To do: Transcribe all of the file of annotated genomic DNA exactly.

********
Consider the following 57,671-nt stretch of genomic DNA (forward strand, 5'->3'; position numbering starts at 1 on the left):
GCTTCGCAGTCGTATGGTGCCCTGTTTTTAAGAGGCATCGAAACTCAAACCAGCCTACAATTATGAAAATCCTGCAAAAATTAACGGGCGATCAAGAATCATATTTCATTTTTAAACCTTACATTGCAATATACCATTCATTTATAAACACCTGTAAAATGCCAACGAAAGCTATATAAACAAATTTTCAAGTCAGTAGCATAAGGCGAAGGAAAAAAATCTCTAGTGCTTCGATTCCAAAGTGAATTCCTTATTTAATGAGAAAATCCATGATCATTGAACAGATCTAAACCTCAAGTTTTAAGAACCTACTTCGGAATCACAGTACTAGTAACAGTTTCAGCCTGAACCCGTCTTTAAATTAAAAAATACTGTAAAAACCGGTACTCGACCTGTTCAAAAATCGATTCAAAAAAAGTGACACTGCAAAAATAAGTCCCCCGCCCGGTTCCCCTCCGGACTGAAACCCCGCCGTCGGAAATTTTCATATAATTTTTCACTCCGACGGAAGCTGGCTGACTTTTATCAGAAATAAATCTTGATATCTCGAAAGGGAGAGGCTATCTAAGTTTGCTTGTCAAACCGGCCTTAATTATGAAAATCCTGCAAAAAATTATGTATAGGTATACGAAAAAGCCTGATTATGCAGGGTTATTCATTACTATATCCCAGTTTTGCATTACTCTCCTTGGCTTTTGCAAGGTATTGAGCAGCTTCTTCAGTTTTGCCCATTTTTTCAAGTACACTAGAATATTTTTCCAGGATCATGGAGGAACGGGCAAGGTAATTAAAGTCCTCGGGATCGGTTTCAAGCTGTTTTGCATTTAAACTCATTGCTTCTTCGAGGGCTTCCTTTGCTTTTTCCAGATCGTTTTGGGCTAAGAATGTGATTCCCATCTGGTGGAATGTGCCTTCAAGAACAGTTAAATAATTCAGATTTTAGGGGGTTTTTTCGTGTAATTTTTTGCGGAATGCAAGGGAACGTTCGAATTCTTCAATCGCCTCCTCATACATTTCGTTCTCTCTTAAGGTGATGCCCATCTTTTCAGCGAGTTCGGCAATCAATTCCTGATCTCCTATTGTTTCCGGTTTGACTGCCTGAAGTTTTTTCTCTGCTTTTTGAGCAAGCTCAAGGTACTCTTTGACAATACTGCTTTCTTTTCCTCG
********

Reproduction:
Consider the following 57,671-nt stretch of genomic DNA (forward strand, 5'->3'; position numbering starts at 1 on the left):
GCTTCGCAGTCGTATGGTGCCCTGTTTTTAAGAGGCATCGAAACTCAAACCAGCCTACAATTATGAAAATCCTGCAAAAATTAACGGGCGATCAAGAATCATATTTCATTTTTAAACCTTACATTGCAATATACCATTCATTTATAAACACCTGTAAAATGCCAACGAAAGCTATATAAACAAATTTTCAAGTCAGTAGCATAAGGCGAAGGAAAAAAATCTCTAGTGCTTCGATTCCAAAGTGAATTCCTTATTTAATGAGAAAATCCATGATCATTGAACAGATCTAAACCTCAAGTTTTAAGAACCTACTTCGGAATCACAGTACTAGTAACAGTTTCAGCCTGAACCCGTCTTTAAATTAAAAAATACTGTAAAAACCGGTACTCGACCTGTTCAAAAATCGATTCAAAAAAAGTGACACTGCAAAAATAAGTCCCCCGCCCGGTTCCCCTCCGGACTGAAACCCCGCCGTCGGAAATTTTCATATAATTTTTCACTCCGACGGAAGCTGGCTGACTTTTATCAGAAATAAATCTTGATATCTCGAAAGGGAGAGGCTATCTAAGTTTGCTTGTCAAACCGGCCTTAATTATGAAAATCCTGCAAAAAATTATGTATAGGTATACGAAAAAGCCTGATTATGCAGGGTTATTCATTACTATATCCCAGTTTTGCATTACTCTCCTTGGCTTTTGCAAGGTATTGAGCAGCTTCTTCAGTTTTGCCCATTTTTTCAAGTACACTAGAATATTTTTCCAGGATCATGGAGGAACGGGCAAGGTAATTAAAGTCCTCGGGATCGGTTTCAAGCTGTTTTGCATTTAAACTCATTGCTTCTTCGAGGGCTTCCTTTGCTTTTTCCAGATCGTTTTGGGCTAAGAATGTGATTCCCATCTGGTGGAATGTGCCTTCAAGAACAGTTAAATAATTCAGATTTTAGGGGGTTTTTTCGTGTAATTTTTTGCGGAATGCAAGGGAACGTTCGAATTCTTCAATCGCCTCCTCATACATTTCGTTCTCTCTTAAGGTGATGCCCATCTTTTCAGCGAGTTCGGCAATCAATTCCTGATCTCCTATTGTTTCCGGTTTGACTGCCTGAAGTTTTTTCTCTGCTTTTTGAGCAAGCTCAAGGTACTCTTTGACAATACTGCTTTCTTTTCCTCG